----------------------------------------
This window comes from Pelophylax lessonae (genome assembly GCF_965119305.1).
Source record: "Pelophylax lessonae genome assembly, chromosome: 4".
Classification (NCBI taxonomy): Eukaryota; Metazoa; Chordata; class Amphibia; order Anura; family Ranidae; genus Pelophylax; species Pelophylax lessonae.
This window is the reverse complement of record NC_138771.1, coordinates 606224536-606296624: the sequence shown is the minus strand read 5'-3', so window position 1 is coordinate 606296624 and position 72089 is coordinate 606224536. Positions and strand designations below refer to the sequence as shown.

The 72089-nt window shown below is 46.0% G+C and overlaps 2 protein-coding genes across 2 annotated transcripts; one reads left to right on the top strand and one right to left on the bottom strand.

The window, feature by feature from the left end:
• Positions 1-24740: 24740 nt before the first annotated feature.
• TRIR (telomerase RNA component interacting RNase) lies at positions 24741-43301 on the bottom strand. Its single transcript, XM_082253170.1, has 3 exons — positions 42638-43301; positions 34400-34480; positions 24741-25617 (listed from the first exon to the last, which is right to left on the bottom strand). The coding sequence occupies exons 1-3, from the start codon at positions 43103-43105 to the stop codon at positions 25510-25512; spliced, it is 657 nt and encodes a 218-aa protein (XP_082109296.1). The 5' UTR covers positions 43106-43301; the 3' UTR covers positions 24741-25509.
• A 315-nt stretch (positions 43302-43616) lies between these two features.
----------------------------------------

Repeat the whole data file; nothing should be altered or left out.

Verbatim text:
This window comes from Pelophylax lessonae (genome assembly GCF_965119305.1).
Source record: "Pelophylax lessonae genome assembly, chromosome: 4".
Classification (NCBI taxonomy): Eukaryota; Metazoa; Chordata; class Amphibia; order Anura; family Ranidae; genus Pelophylax; species Pelophylax lessonae.
This window is the reverse complement of record NC_138771.1, coordinates 606224536-606296624: the sequence shown is the minus strand read 5'-3', so window position 1 is coordinate 606296624 and position 72089 is coordinate 606224536. Positions and strand designations below refer to the sequence as shown.

The 72089-nt window shown below is 46.0% G+C and overlaps 2 protein-coding genes across 2 annotated transcripts; one reads left to right on the top strand and one right to left on the bottom strand.

The window, feature by feature from the left end:
• Positions 1-24740: 24740 nt before the first annotated feature.
• TRIR (telomerase RNA component interacting RNase) lies at positions 24741-43301 on the bottom strand. Its single transcript, XM_082253170.1, has 3 exons — positions 42638-43301; positions 34400-34480; positions 24741-25617 (listed from the first exon to the last, which is right to left on the bottom strand). The coding sequence occupies exons 1-3, from the start codon at positions 43103-43105 to the stop codon at positions 25510-25512; spliced, it is 657 nt and encodes a 218-aa protein (XP_082109296.1). The 5' UTR covers positions 43106-43301; the 3' UTR covers positions 24741-25509.
• A 315-nt stretch (positions 43302-43616) lies between these two features.